A new approach for the electrical readout of microarrays prepared on regular glass slides, using an array of impedimetric transducers (interdigitated electrodes, IDEs) is presented in this work. Impedance detection relies on the use of a urease-labeled immunoassay scheme. Urease is able to produce an increase in conductivity by hydrolysis of the urea substrate, which is measured with the IDEs and directly related to the amount of target analyte. Unlike previous electrical microarrays, the assay does not take place on top of the transducers but on a regular glass slide, which may enable the development of compact multiplexed analytical systems with lower cost per assay. A droplet of solution with the enzymatic substrate is deposited on each transducer of the array, and the microarray is positioned at a short distance (300 μm) so that each droplet wets one transducer and one spot of the microarray. This procedure allows reusing the transducer array for readout of a virtually unlimited number of microarrays. A microarray based on an immunoassay for the detection of a mouse generic protein in a concentration range from 0.03 to 30 μg mL−1 was carried out to assess the performance of the electrical readout approach. A sigmoid response with a limit of detection of 0.1 μg mL−1 and a dynamic range of 1 order of magnitude was obtained. A comparative study was also carried out with two well established analytical procedures. First, the urease-based immunoassay was tested in a 96 well microtiter plate using phenol red pH indicator and absorbance detection. Second, the microarray was carried out using the same target protein concentration range but applying a Cy3 label and fluorescence detection. Both assays allowed for the validation of the performance of the presented electrical readout system.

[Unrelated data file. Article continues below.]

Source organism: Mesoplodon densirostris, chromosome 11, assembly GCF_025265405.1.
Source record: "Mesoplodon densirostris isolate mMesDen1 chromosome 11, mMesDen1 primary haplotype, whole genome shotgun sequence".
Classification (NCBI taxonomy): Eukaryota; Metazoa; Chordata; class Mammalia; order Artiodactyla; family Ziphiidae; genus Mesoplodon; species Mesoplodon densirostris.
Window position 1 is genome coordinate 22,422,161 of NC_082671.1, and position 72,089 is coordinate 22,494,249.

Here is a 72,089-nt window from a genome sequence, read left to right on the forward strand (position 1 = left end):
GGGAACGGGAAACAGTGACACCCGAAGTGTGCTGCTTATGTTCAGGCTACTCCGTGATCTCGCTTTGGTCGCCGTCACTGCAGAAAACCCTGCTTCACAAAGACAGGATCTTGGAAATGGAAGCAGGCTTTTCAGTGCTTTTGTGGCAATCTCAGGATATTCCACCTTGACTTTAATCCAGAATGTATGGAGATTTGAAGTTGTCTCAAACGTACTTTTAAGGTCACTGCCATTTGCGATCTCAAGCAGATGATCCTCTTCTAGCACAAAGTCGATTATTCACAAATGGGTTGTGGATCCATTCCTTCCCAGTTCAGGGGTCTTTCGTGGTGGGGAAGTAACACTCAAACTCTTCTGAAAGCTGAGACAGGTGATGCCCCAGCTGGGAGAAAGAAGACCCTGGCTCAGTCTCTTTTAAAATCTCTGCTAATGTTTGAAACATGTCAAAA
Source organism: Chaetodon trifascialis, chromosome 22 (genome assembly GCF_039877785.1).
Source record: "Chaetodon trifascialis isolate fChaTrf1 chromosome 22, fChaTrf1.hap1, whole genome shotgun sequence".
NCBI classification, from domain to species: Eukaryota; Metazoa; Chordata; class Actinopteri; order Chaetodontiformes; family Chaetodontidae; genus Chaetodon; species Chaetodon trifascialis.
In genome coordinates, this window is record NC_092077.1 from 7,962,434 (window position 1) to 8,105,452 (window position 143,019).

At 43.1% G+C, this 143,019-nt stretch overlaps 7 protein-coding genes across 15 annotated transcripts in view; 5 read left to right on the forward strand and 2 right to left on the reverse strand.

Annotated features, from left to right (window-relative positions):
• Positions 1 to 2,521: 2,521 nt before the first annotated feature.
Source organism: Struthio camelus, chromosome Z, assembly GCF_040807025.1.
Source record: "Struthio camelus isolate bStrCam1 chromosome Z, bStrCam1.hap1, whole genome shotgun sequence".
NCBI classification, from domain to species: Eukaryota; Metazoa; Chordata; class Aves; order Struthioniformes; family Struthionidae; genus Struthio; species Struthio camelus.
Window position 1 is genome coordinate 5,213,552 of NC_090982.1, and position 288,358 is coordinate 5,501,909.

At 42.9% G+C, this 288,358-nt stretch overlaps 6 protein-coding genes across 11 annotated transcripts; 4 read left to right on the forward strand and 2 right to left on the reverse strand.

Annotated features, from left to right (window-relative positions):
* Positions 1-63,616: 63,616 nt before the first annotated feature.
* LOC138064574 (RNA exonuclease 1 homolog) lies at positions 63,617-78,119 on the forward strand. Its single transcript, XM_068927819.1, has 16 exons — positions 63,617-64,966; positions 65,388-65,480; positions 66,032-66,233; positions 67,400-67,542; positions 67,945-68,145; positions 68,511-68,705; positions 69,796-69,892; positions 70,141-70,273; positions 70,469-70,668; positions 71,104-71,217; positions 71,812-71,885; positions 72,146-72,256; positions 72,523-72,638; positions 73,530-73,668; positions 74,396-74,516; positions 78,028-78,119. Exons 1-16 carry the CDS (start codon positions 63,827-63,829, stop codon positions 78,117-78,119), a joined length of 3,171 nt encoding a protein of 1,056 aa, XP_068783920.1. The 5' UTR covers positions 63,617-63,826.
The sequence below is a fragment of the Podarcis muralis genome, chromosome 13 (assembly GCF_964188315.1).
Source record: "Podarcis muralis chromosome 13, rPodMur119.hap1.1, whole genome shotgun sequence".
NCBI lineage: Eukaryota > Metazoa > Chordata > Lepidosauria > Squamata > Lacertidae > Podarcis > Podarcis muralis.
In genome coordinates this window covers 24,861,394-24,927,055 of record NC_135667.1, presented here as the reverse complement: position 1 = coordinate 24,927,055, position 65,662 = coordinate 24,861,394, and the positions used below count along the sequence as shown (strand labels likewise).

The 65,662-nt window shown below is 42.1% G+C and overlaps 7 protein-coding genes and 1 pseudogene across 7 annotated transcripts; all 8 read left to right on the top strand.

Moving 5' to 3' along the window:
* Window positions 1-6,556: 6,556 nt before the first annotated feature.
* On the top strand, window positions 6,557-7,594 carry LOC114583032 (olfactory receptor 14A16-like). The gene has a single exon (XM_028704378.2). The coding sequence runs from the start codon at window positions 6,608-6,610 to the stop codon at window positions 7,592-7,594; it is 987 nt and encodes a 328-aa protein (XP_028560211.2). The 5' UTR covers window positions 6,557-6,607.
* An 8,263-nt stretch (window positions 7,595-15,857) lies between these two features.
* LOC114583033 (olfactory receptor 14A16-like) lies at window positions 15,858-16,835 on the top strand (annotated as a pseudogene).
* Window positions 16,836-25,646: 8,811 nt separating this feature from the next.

- microarray readout
- impedimetric transducers
- rease-based immunoassay
Bonilla, D., Mallen, M., De La Rica, R., Fernandez-Sanchez, C., & Baldi, A. (2011). Electrical readout of protein microarrays on regular glass slides. Analytical Chemistry, 83(5), 1726–1731. https://doi.org/10.1021/ac102938z